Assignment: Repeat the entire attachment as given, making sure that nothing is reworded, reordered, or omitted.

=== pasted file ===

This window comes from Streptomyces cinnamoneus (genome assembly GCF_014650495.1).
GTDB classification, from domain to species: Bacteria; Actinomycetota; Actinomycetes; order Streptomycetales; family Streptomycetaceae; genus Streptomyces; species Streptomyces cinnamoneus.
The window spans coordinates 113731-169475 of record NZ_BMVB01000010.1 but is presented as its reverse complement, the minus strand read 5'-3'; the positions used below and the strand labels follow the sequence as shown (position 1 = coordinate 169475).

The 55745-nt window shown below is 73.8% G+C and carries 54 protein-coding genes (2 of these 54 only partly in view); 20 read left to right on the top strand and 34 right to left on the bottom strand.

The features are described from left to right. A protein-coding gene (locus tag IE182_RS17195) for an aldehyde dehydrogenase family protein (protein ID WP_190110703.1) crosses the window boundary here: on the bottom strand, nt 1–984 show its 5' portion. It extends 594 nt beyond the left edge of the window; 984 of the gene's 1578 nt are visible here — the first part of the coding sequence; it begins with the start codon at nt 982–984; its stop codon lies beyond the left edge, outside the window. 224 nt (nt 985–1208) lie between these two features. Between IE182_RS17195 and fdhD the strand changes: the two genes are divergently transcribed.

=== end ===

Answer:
This window comes from Streptomyces cinnamoneus (genome assembly GCF_014650495.1).
GTDB classification, from domain to species: Bacteria; Actinomycetota; Actinomycetes; order Streptomycetales; family Streptomycetaceae; genus Streptomyces; species Streptomyces cinnamoneus.
The window spans coordinates 113731-169475 of record NZ_BMVB01000010.1 but is presented as its reverse complement, the minus strand read 5'-3'; the positions used below and the strand labels follow the sequence as shown (position 1 = coordinate 169475).

The 55745-nt window shown below is 73.8% G+C and carries 54 protein-coding genes (2 of these 54 only partly in view); 20 read left to right on the top strand and 34 right to left on the bottom strand.

The features are described from left to right. A protein-coding gene (locus tag IE182_RS17195) for an aldehyde dehydrogenase family protein (protein ID WP_190110703.1) crosses the window boundary here: on the bottom strand, nt 1–984 show its 5' portion. It extends 594 nt beyond the left edge of the window; 984 of the gene's 1578 nt are visible here — the first part of the coding sequence; it begins with the start codon at nt 982–984; its stop codon lies beyond the left edge, outside the window. 224 nt (nt 985–1208) lie between these two features. Between IE182_RS17195 and fdhD the strand changes: the two genes are divergently transcribed.